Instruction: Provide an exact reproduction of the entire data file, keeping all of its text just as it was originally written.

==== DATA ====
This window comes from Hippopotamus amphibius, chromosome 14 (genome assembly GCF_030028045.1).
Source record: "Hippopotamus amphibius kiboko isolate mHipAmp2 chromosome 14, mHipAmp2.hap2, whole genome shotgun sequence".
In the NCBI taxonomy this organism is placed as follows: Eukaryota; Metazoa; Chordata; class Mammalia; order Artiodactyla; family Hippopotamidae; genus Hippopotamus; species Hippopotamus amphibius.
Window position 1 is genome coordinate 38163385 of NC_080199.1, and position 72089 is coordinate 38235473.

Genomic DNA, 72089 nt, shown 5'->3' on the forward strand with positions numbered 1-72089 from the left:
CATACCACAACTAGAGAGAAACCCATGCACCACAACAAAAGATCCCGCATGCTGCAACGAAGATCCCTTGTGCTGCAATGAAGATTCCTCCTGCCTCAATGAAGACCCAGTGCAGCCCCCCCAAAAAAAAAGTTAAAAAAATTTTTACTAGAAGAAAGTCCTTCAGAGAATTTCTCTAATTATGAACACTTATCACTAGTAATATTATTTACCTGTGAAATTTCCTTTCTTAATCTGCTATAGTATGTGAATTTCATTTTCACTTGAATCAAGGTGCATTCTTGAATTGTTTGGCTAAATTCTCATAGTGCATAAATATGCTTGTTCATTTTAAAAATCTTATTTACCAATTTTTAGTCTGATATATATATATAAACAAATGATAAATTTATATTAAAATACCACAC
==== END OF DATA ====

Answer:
This window comes from Hippopotamus amphibius, chromosome 14 (genome assembly GCF_030028045.1).
Source record: "Hippopotamus amphibius kiboko isolate mHipAmp2 chromosome 14, mHipAmp2.hap2, whole genome shotgun sequence".
In the NCBI taxonomy this organism is placed as follows: Eukaryota; Metazoa; Chordata; class Mammalia; order Artiodactyla; family Hippopotamidae; genus Hippopotamus; species Hippopotamus amphibius.
Window position 1 is genome coordinate 38163385 of NC_080199.1, and position 72089 is coordinate 38235473.

Genomic DNA, 72089 nt, shown 5'->3' on the forward strand with positions numbered 1-72089 from the left:
CATACCACAACTAGAGAGAAACCCATGCACCACAACAAAAGATCCCGCATGCTGCAACGAAGATCCCTTGTGCTGCAATGAAGATTCCTCCTGCCTCAATGAAGACCCAGTGCAGCCCCCCCAAAAAAAAAGTTAAAAAAATTTTTACTAGAAGAAAGTCCTTCAGAGAATTTCTCTAATTATGAACACTTATCACTAGTAATATTATTTACCTGTGAAATTTCCTTTCTTAATCTGCTATAGTATGTGAATTTCATTTTCACTTGAATCAAGGTGCATTCTTGAATTGTTTGGCTAAATTCTCATAGTGCATAAATATGCTTGTTCATTTTAAAAATCTTATTTACCAATTTTTAGTCTGATATATATATATAAACAAATGATAAATTTATATTAAAATACCACAC